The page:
Jeez! Let’s see if we can pick our own losers, shall we? So let’s be like the First Edition and just drop in to see what condition your condition is in.
The pre-parade happens behind the saddling barn as horses arrive an hour before the race and mill around awaiting their turn to enter the saddling barn. With the help of a decent pair of binoculars you can see how they look without tack or jockey. Horses are people too and know when they must “muscle up” as a jockey gets aboard because that’s the signal it’s hammer time. In the pre-parade they are relaxed. If not, draw a line through that entry because it’s unlikely to ever relax. You’ll see who, in relaxed mode, looks well in its coat or is well muscled without encouragement.
In the saddling barn, look to see which horse takes the saddling exercise in stride and which becomes antsy. Which horse has bandages removed (good sign) and which have front bandages attached (not so good). If a trainer has more than one entry take note of the order in which he saddles them. The last one to be saddled is usually the one the trainer “likes”. A very important issue is that some are walked around the saddling ring before entering the barn to be saddled. They are arthritic types who need warming up. If recent form is also bad, rule them out.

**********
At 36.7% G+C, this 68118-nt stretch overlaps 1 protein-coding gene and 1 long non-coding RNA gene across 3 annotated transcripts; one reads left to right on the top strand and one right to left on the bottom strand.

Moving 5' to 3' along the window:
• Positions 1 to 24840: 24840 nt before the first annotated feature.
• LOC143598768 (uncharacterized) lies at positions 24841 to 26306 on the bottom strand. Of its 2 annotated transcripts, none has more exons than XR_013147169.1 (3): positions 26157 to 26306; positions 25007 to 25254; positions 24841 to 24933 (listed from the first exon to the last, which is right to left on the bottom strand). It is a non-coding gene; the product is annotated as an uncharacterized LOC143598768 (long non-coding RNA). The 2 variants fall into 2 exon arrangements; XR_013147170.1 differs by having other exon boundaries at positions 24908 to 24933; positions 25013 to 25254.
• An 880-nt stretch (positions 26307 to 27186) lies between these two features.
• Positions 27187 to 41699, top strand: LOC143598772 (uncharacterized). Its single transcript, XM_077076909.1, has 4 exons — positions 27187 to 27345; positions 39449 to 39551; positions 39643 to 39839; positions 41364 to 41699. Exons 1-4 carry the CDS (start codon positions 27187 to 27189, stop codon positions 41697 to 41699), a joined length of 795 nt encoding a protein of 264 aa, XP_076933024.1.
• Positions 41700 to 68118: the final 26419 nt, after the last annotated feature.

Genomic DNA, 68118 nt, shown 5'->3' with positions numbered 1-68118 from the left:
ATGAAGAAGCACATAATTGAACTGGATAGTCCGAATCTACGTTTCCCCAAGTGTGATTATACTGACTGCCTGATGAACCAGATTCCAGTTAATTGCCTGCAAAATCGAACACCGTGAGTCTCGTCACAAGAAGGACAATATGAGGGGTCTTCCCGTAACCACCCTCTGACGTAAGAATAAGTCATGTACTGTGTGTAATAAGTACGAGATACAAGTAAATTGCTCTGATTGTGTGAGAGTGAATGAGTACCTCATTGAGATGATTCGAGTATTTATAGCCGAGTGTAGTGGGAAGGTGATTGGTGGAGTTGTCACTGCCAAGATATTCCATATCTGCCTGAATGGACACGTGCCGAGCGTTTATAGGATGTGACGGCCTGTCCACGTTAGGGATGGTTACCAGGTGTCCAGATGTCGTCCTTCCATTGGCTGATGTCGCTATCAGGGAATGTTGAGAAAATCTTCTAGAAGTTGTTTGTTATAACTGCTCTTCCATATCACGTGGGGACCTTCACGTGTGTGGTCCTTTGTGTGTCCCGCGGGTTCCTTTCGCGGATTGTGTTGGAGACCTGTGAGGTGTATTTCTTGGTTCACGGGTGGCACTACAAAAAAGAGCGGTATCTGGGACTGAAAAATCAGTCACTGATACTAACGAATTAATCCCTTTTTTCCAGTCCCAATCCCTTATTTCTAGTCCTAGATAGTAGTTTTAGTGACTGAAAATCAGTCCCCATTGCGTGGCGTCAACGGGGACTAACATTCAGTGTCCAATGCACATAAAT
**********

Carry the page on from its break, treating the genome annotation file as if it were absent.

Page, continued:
Then horses enter the parade ring where most jockeys are thrown up. Watch for horses whose heads are held either too high (sign of temperament) or too low (could be asleep or too high in the quarters or weak up front). If the groom is constantly picking the horse’s head up in the parade ring, that isn’t a good sign. Now look closely at their coats. A shiny, well-muscled coat is a very good sign of well-being. A dull coat or too much weight up front (may need gelding) or below (unfit) aren’t good signs. Finally, their walk tells a lot. At all times a horse must be seen to plant his feet firmly on the ground and it’s an excellent sign to see it striding out confidently flicking its forelegs athletically, THAT one is ready like Freddy.